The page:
unpleasant as it is to have to ask for one, it is still necessary. if a woman considers herself intelligent, competent and capable, it still doesnt free her from all her bonds or dispel her frustration - if anything she is more frustrated when she knows herself to be all those things and is still denied employment, opportunity,freedom and self expression since the people around her have not accepted her status. hence a consensus is necessary you see. the societal grant, which has been unfairly withheld, must be given.

3:47 am  
Blogger M (tread softly upon) said...

well these tales are centuries old. Can't expect these guys to have the right perspective. These are taken from an article that was emailed to me. Can't verify if these are true but makes for an interesting read:

In the 1400's a law was set forth that a man was not allowed to beat his wife with a stick no thicker than his thumb. Hence we have "the rule of thumb"

Many years ago in Scotland, a new game was invented. It was
ruled "Gentlemen Only..Ladies Forbidden" and thus the word GOLF entered into the English language.

12:48 pm  
Blogger Wrong number said...

Just because you deserve it doesn't mean they're going to give it to you on a platter. (Note the use of the word "they" rather than "we".) Sometimes you have TAKE what's yours.
Empower yourself. Dont wait for a societal grant.

~saale

4:57 am  
Blogger the wannabe indian punkster said...

Finally a feminist blog(I feel like whooping!):)
where do I begin about gender bias?
If you notice, the brothers Grimm rewrote most of the fairy tales which were actually folk tales, and introduced a "male element" because they didnt want people to believe that a female could be resourceful and get out of situations on her own. Case in point "Red Riding Hood"....in the original french version which was titled "Story of Grandmother" she escapes from the wolf by her own wit and smartness....but in the Grimm's version...there is a macho male hunter introduced in the story to finally save the "weak" female involved. So much gender bias...it makes me want to hurl(not literally...but you get the point)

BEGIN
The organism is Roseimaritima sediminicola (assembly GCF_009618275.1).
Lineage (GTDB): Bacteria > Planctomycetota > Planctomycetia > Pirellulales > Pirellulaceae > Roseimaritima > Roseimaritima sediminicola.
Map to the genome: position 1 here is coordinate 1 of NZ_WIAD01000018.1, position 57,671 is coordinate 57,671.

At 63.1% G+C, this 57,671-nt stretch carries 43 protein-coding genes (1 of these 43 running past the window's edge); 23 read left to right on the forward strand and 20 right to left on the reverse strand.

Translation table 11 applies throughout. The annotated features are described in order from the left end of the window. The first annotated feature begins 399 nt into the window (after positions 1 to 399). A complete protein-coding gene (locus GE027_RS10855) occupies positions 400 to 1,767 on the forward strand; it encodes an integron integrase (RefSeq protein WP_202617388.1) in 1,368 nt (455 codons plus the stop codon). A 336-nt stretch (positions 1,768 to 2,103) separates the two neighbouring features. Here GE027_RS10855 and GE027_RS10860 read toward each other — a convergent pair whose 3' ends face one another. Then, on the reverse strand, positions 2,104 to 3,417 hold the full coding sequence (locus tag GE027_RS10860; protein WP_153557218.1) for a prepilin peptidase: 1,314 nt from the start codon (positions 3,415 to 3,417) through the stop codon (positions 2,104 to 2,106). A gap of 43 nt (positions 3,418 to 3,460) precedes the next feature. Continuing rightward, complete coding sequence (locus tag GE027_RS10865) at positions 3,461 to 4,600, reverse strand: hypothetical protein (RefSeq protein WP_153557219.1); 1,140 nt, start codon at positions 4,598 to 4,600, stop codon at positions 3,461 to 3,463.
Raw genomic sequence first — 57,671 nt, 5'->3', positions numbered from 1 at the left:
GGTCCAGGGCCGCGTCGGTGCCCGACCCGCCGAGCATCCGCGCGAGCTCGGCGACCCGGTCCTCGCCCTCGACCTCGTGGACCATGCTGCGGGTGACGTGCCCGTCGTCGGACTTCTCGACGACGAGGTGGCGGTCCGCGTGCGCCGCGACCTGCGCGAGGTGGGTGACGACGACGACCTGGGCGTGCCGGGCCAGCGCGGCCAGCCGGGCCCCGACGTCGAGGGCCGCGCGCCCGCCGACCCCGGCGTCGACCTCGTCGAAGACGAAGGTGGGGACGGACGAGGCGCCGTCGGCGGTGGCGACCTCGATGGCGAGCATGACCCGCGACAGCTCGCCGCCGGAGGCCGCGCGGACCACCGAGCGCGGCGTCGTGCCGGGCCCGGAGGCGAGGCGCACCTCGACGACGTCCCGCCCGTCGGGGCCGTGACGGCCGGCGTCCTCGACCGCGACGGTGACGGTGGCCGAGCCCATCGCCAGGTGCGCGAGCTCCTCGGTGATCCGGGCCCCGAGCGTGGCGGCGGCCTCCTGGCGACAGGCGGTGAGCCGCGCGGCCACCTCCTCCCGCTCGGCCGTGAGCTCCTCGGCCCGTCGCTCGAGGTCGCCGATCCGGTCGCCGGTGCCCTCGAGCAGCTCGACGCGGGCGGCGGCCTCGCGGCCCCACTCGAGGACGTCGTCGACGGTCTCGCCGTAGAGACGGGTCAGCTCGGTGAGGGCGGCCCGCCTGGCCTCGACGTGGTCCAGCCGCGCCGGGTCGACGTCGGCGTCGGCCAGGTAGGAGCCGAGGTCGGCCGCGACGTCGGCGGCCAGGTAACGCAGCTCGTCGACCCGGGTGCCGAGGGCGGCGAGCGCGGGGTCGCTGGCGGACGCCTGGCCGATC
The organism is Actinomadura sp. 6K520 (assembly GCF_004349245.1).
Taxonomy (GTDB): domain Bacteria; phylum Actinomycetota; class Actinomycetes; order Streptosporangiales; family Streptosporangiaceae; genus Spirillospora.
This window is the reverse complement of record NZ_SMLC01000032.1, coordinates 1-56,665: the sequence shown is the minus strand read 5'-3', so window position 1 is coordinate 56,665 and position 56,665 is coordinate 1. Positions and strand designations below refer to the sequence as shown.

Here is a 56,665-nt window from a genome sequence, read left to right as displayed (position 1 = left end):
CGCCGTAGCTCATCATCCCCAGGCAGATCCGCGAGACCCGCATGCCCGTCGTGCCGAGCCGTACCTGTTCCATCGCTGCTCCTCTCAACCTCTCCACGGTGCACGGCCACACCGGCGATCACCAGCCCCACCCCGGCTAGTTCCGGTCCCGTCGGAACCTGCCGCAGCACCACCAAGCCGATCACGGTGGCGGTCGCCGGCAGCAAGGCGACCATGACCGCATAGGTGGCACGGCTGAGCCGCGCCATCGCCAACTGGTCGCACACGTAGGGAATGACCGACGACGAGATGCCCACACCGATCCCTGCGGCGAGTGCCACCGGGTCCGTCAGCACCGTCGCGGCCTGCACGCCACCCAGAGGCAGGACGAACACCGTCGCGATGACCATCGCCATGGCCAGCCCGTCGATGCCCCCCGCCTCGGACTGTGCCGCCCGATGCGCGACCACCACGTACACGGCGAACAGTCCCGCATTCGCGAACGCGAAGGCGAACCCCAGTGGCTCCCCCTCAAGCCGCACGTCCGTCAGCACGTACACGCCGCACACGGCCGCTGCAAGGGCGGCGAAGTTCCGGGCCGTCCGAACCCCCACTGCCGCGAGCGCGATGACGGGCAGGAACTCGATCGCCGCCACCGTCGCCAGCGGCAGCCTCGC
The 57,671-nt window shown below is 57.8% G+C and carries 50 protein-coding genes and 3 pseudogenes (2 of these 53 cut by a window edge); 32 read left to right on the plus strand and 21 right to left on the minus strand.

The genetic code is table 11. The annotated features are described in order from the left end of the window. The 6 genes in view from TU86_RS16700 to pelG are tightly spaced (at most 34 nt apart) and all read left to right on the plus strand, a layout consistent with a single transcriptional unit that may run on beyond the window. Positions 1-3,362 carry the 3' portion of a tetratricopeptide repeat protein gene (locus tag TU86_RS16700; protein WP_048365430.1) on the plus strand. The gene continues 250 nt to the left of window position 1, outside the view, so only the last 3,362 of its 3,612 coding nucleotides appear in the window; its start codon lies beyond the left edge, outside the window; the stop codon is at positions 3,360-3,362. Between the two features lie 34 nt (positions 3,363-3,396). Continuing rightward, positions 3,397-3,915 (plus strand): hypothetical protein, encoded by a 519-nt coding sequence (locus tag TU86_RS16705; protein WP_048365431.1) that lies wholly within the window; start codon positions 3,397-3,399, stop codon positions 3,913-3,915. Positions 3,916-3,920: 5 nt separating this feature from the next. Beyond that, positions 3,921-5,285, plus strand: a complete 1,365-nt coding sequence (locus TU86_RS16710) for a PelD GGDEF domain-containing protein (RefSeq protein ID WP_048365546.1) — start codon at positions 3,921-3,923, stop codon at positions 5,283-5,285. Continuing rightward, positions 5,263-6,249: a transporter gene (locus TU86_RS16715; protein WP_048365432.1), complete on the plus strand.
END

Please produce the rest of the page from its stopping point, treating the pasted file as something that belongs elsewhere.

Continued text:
Great work and feel free to wander by my blog too!
BTW here is the link to the oldest version of Red Riding Hood:
http://www.endicott-studio.com/rdrm/rrPathNeedles.html

cheers!
Megha

5:22 pm  
Blogger the wannabe indian punkster said...

I dont think the last link worked so here it is
The story of Grandmother

5:27 pm  
Blogger Bharat said...

Let me show you the real picture of today's moders daughters-in-law, who are destroying Indian institution of marriage.
http://harassed-husbands.blogspot.com/

9:45 pm  
Blogger m. said...

m (tread softly upon): oh boy. tell me that rule of thumb thing isnt true! :-|

saale: forbearance isnt the same as weakness - nobody is asking for favours.
we also cannot crack skulls and create changes overnight. since this is a structural reform and involves people, it will have to be brought about carefully. we would be achieving nothing if we followed dubya-like tactics.

megha: welcome, and thanks a lot for the link! the first one works :)

bharat: right. my heart bleeds for you.

12:48 am  
Blogger the wannabe indian punkster said...

ha ha the first one actually worked! Go figure!
Isnt there a vast difference between the Grimm's version and the original version........it boggles my mind.....

11:00 am  
Blogger Aishwarya said...

m, please, please try to find a copy of The Bloody Chamber by Angela Carter. Feminist retellings of the stories, with all the wonder (and gore!) of the Grimms versions. There's a retelling of the Bluebeard story, a couple each of red riding hood and beauty and the beast, and a few others. you'd love it. magnificent stuff.

8:15 am  
Blogger MC said...

very nice take on the tales.. but like someone else almost suggested , probably women were like that those days because they had more respect and say in things. now men have changed and thats why we have stories like "charlie's angels" today to remind me you can kiss ass too.

2:41 am